By Michael E. Miller
By Ryan Yousefi
By Kyle Munzenrieder
By Sabrina Rodriguez
By Michael E. Miller
By Carlos Suarez De Jesus
By Luther Campbell
By Kyle Munzenrieder
Media attention shined a spotlight on the tenants' hellish situation, with daily stories in the Miami Herald and news broadcasts on WFOR-TV (Channel 4). In that glare Miami City Manager Carlos Gimenez convened an emergency meeting of city staff on Tuesday, September 19, as rain threatened and then poured down on the outcasts. That session resulted in a gift of public money to paper the tenants' path to a new life.
The city's Department of Community Development quickly pulled up in its mobile assistance center, 30 employees on hand to help. That night the city paid for 23 families to sleep in a motel. The following day city staffers ferried children back and forth to school and assisted adults in hunting for new apartments and even new jobs. As new residences were located, Miami-Dade County's Department of Human Services paid the first month's rent for 27 of the displaced families while the City of Miami chipped in for the last month's rent and security deposit. The city also hired a moving company to haul the tenants' possessions from their old apartments to their new lives.
These admirable acts of kindness did not come free of charge, however. At least $38,000 in taxpayer money was spent in the process, and that figure doesn't include the inordinate amount of staff time expended in aiding the tenants, time that should have been devoted to other city business. But with 30 families at last successfully relocated, Gimenez brought the city's involvement to a self-congratulatory close with a nod to William Shakespeare: “All's Well That Ends Well,” the city manager titled a September 27 press release.
Dostoyevsky might have been a more appropriate literary figure to invoke, for the principal antagonist in this grim tale of urban decay and neglect seems to have escaped meaningful punishment. Public records show that Oliver-Lynn Properties in Atlanta, Georgia, owns the condemned apartment building at 2158-2162 NW Fifth Ave. Despite the fact that city and county coffers have been reduced by nearly $40,000 in cash, and that untold hours of valuable staff time have been squandered, the company's owners needn't fear any serious financial reprisals. Why? Because neither the city nor the county plans to seek reimbursement.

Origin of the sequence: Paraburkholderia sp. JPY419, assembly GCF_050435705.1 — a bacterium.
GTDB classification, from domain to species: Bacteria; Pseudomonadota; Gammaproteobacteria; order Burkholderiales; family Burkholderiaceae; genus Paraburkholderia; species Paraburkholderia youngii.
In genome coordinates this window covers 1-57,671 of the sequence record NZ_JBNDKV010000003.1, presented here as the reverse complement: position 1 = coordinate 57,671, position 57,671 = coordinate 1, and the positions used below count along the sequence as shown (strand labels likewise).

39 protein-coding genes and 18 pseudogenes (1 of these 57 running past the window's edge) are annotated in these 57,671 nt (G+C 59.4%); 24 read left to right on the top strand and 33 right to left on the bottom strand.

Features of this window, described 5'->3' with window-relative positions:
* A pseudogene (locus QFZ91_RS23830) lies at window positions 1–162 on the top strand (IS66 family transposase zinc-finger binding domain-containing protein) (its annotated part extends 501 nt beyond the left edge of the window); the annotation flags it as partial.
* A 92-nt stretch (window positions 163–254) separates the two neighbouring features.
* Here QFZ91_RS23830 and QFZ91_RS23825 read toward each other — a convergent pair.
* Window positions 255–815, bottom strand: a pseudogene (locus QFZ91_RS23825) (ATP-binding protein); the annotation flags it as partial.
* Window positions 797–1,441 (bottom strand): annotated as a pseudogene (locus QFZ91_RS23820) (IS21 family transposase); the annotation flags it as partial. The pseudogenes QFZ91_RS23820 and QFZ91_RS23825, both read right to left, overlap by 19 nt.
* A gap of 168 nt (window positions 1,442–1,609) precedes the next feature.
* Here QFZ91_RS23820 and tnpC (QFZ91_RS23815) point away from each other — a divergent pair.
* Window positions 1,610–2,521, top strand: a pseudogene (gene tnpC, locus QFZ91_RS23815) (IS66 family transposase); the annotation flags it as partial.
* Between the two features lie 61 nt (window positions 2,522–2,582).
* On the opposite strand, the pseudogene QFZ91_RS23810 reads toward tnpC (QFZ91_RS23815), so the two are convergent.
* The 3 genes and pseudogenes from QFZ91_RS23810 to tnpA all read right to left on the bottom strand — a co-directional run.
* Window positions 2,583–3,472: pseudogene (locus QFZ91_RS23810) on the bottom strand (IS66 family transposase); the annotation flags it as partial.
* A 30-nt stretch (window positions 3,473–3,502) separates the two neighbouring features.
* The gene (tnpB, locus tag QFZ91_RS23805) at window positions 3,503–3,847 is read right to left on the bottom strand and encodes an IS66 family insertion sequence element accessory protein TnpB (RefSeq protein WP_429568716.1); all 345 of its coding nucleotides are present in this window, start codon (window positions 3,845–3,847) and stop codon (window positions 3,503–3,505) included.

Attorneys for both city and local governments say they lack the legal tools to force repayment of the money. Miami City Attorney Alejandro Vilarello rationalizes this inability to collect by asserting that the city already has punished Oliver-Lynn Properties. In condemning the building, he says, the city quashed the company's ability to produce rental income.
But at least one local legal expert sees it differently. University of Miami law professor David Abraham, a specialist in property law, says public dollars spent assisting tenants forced to move because of landlord negligence can and should be recovered. “Property owners often -- or slumlords often succeed in milking the property and then leave the results of that to local government to clean up,” Abraham says. “It would be up to a court as in any damage claim, but it seems to me a plausible claim.”
A successful journey toward such a claim would begin with a paper trail, easily established by virtue of the many regulations to which landlords must adhere. The state division of hotels and restaurants licenses owners of rental properties with more than four units. Inspectors are supposed to visit those properties twice yearly and can cite an owner for violation of a wide range of laws. Penalties include fines, suspension of licenses, and “closures” of buildings. Although the state cannot order tenants to leave a building, “closure” forbids landlords from collecting rent and allows tenants to place the money in escrow until the landlord makes repairs.
Local municipalities, on the other hand, do have the authority to order tenants to vacate a building that has been condemned as unsafe. If the owner doesn't remedy the problems, local governments will tear down the structure and put a lien on the property to recover demolition costs.